A garden can change dramatically in winter, as the perennial layers die down and leaves have fallen from trees and shrubs. It is less about colour and more about shadows, shapes and silhouettes. A time to appreciate the naked beauty of skeletal silhouettes of Phlomis, Eryngium, architectural seedheads of Allium, poppy, and sculptural grasses for example.
Winter light is low illuminating plants from the side, catching details of textured bark, stems and branches. Plant and foliage colour are very muted, straw yellow to dark brown.
Evergreen shrubs come into their own, providing much needed structure and taking the attention away from unsightly features such as sheds and fences. Key is layering, get the right proportion, about 30%. Go for soft appearance, smaller leaves (Skimmia) are not as distracting as the larger leaves of a Fatsia japonica. Dark foliage provides a useful back drop to brighter stems of Birch and Hamamelis.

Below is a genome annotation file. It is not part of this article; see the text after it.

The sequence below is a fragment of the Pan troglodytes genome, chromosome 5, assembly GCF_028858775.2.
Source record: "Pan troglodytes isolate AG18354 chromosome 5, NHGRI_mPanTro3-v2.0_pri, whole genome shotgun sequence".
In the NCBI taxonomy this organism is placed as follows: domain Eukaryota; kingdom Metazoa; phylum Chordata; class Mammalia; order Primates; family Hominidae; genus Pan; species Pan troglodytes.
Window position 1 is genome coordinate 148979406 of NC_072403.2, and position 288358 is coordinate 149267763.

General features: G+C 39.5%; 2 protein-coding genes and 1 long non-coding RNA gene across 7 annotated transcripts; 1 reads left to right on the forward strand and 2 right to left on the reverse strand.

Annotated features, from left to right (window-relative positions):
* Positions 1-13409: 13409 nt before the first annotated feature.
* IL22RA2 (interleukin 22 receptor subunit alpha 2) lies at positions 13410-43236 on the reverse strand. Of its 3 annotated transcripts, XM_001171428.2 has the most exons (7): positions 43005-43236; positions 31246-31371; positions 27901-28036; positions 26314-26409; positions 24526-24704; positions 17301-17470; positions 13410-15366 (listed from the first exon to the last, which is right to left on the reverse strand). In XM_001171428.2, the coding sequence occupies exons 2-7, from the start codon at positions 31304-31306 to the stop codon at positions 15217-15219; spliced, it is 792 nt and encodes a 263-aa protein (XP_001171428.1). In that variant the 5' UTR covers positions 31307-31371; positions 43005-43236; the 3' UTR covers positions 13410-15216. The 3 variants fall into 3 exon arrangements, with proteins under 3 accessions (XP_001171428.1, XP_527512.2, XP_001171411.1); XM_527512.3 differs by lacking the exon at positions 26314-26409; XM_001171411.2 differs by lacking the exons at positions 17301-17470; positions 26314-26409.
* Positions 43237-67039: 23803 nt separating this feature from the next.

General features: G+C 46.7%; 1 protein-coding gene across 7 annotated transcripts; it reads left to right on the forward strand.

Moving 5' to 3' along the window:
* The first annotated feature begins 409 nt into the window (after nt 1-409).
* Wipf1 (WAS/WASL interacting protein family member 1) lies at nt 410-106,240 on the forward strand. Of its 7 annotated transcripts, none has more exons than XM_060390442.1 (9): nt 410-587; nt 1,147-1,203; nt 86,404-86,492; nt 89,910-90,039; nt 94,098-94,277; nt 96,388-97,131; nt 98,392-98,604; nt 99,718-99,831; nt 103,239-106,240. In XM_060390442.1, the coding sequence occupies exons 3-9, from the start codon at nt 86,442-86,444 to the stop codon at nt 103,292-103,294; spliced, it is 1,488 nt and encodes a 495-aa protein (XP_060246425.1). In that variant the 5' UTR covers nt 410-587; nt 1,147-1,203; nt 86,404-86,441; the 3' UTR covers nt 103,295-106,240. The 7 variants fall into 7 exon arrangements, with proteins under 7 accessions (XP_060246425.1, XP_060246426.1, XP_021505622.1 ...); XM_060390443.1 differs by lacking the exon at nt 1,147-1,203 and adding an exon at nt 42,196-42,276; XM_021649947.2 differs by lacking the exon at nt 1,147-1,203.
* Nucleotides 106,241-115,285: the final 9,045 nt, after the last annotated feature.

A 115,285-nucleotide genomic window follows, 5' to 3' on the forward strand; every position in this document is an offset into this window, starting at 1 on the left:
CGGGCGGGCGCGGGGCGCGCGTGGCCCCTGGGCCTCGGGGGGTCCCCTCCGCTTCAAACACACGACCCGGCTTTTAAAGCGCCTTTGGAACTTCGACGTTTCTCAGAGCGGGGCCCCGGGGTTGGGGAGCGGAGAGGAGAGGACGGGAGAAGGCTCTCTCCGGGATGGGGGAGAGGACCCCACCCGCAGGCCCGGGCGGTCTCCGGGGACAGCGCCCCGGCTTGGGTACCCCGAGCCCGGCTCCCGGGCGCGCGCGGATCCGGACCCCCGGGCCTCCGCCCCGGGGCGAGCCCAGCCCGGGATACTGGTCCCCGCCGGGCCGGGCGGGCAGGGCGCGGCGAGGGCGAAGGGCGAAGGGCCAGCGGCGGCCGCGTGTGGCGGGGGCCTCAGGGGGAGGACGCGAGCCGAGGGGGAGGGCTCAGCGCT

Shrubs for winter interest
- Abeliophyllum distichum
- Arbutus unedo
- Daphne mezereum
- Elaeagnus pungens ‘Maculata’
- Mahonia x media ‘Charity’
- Sarcococca ruscifolia var. chinensis ‘Dragon’s Gate’
Plants with attractive foliage, stems or seedheads during winter
- Achillea filipendulina hybrids
- Eryngium, especially E. giganteum
- Phlomis russeliana
Grasses for winter interest
- Calamagrostis brachytricha
- Deschampsia cespitosa
- Miscanthus sinensis cultivars
- Pennisetum alopecuriodes
Beautiful winter gardens provide an excuse to get outside, there are plenty of lovely gardens to visit, here are just a few.
Batsford arboretum, Moreton-in-Marsh, Gloucestershire
The Courts garden near Bradford on Avon
Hidcote Manor, near Chipping Campden, Gloucestershire